For years I chased traffic from every possible source – Facebook, Twitter, G+, Tumblr, Pinterest, YouTube, and others.  Combined, that traffic doesn’t come close to my Google search traffic.

In fact, my third biggest source of traffic falls under “direct” in Analytics.  Pinterest is 2nd for my B2C niche sites.

What’s the point here Jon?

The point is I’m don’t post to all these social and curation channels all that often. I won’t abandon them.  But I sure ain’t putting much time into them except Pinterest.  I don’t even bother posting most articles.  There is no point.  Actually I don’t put much time into Pinterest, which is the beauty of Pinterest – it doesn’t take much time and the traffic can be evergreen.

Don’t get me wrong, if any channel works for you, do it.  If Twitter sends you a few hundred or thousand visitors per day, tweet like mad.

What about social signals and that jazz for SEO?

I’ve found the better social signals stem from visitors sharing and pinning from my site. Not me pushing it out on the channels.

Think about that for a minute.

Just because you cut down managing your many channels doesn’t mean you’re not getting social signals or traffic from those channels.  You can… but it happens without your involvement.

It’s time to focus

I transitioned slowly from social media to SEO over the years.  It was a good decision.  When FB started its reach shenanigans to pages in 2014 to 2015, I realized it was not dependable.  I didn’t entirely give up on, but I weaned myself off it.

These days I’m focused.  My SEO strategy of choice is low risk and low reward.  In other words, I publish lots of content that targets low competition keywords.  I invest a lot of time and money into keyword research, content production and content management.  That’s my focus and it’s been great being able to simply focus on content.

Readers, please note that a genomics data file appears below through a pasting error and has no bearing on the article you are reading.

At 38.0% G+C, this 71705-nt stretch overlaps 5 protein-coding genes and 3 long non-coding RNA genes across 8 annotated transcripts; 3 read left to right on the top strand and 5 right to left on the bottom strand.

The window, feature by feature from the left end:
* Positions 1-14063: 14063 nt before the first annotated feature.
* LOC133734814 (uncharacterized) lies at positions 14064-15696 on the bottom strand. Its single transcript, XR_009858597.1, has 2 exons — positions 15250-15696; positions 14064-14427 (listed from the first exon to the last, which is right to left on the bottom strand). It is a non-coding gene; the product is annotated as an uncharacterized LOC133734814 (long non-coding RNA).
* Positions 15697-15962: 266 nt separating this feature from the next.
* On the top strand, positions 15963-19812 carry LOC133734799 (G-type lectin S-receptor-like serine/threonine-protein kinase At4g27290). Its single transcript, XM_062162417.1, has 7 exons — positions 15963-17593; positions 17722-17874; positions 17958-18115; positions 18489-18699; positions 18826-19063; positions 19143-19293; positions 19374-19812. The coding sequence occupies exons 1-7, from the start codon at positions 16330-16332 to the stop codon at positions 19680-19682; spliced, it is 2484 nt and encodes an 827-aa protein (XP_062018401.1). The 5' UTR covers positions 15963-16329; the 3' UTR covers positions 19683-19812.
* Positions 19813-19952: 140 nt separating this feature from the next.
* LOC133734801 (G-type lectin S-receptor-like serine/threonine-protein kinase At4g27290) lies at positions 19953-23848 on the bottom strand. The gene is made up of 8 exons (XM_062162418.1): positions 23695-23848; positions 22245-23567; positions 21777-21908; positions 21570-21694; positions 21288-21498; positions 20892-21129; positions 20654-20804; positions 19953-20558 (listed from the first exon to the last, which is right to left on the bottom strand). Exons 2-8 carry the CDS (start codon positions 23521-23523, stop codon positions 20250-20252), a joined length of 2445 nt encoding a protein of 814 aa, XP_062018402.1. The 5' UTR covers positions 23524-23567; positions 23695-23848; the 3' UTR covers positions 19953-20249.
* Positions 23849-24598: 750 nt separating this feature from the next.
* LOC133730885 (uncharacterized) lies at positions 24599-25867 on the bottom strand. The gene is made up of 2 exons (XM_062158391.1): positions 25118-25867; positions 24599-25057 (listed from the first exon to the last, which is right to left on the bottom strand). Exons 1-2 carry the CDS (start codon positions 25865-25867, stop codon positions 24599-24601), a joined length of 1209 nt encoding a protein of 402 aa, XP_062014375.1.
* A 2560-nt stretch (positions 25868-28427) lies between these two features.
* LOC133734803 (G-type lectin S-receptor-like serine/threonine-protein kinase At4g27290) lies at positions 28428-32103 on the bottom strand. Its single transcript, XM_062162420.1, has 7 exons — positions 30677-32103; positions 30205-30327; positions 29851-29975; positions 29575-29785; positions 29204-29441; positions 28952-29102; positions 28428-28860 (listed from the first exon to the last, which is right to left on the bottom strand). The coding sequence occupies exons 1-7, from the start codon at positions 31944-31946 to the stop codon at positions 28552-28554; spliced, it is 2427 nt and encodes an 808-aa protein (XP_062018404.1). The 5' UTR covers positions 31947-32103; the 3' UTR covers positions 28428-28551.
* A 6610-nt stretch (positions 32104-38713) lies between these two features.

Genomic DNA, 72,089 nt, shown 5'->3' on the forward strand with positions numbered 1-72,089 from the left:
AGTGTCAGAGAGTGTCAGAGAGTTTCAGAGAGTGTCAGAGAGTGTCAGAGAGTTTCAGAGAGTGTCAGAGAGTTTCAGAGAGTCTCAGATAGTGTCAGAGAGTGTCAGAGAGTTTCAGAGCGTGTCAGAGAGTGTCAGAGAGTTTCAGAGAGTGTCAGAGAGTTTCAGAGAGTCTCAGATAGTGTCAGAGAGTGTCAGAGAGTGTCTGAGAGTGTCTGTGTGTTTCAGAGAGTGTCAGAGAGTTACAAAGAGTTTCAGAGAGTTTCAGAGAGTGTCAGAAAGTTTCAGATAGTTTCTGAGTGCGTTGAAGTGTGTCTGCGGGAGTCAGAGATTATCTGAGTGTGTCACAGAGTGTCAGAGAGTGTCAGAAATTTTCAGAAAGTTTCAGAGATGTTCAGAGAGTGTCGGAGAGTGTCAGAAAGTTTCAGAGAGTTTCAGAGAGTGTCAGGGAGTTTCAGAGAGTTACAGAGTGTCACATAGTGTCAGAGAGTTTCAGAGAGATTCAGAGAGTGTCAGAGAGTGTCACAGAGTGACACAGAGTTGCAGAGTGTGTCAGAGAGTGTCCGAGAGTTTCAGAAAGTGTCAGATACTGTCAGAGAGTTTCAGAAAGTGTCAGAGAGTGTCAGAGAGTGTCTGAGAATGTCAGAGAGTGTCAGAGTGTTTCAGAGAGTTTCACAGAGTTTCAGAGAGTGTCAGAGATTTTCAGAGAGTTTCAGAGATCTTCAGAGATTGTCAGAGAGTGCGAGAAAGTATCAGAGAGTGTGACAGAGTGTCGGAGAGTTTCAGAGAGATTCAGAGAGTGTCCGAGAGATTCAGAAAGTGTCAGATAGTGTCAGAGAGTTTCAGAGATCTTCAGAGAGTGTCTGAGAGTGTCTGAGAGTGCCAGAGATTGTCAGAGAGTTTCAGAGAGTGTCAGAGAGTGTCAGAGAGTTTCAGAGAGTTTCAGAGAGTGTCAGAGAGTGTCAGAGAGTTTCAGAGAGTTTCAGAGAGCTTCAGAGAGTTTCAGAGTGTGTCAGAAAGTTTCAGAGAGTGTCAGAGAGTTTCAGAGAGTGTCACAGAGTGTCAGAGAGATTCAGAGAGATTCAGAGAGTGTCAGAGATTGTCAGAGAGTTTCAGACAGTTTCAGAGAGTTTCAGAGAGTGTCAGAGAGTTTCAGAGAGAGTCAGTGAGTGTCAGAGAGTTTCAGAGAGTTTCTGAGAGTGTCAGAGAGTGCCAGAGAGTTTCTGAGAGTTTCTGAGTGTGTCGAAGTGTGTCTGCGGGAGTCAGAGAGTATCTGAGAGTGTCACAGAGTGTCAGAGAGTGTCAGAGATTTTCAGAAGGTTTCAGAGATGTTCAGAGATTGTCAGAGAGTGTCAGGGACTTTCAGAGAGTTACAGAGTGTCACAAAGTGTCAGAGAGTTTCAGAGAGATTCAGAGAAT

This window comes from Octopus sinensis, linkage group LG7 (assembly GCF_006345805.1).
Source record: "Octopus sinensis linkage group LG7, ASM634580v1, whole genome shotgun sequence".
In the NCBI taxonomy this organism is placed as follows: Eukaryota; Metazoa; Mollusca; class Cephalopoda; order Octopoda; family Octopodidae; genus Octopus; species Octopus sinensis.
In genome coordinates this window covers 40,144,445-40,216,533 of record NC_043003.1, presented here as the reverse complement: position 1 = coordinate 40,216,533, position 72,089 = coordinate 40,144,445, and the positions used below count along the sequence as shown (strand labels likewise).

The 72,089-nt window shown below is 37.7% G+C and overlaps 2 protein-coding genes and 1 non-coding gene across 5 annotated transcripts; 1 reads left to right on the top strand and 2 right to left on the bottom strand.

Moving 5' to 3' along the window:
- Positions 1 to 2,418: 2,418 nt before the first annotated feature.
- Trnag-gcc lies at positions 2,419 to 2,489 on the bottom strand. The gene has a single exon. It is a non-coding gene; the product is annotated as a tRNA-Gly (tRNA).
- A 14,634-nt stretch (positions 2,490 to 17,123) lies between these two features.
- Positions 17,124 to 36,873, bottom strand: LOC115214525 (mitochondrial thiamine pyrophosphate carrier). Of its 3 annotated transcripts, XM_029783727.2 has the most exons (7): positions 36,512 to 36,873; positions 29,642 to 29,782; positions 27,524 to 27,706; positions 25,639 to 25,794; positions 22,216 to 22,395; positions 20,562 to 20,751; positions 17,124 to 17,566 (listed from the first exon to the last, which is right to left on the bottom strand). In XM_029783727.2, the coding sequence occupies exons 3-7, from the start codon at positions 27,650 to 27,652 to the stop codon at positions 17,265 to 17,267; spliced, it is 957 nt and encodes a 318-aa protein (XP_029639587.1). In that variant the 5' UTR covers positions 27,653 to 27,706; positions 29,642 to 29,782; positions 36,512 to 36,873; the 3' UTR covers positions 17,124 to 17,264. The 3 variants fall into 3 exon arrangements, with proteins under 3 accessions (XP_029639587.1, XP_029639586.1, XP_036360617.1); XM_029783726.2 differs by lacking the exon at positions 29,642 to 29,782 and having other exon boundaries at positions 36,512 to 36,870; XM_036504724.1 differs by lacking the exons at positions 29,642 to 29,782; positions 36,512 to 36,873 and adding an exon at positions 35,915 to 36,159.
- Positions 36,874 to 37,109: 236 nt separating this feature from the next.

As an aside, I’ve been ramping up efforts to publish content that attracts links naturally.  I’ve had some success with this, which is great because there are few things I loathe more than outreach.

It’s come full circle

I took a beating in 2012 when Google rolled out the Penguin algo update.  My revenue plummeted by half.  That’s when I switched to social media traffic and paid traffic.  It worked great.  It was nice not having to serve the Google content master.  I cranked out posts and images round-the-clock and did quite well.  It was fun until it wasn’t.  The worst aspect of that model is it wasn’t passive at all.  If I didn’t post, I didn’t earn.

Now that FB has kicked publishers in the teeth and that the social media environment is constantly changing, many publishers have come full circle focusing on Google search traffic.

Is this good?


Doesn’t matter.  It’s all we got.

Moral of the story

S%$t changes.

Actually, the moral of the story for now is this.  Jump on any social media bandwagon you can and milk it for all it’s worth.  However, whatever you do, create a website that’s SEO friendly. Create your social friendly stuff and cash in however you can, but also make it or another version search friendly.  In the long run you’ll be glad you did.

Or, change online models altogether.  Get out of the publisher biz and do something different.  Sell something.  Offer services.  Do lead gen.  Develop software.  Get into apps.  Do something where paid traffic works.  You have options.  But there’s no free lunch.  It’s all hard work unless you get lucky.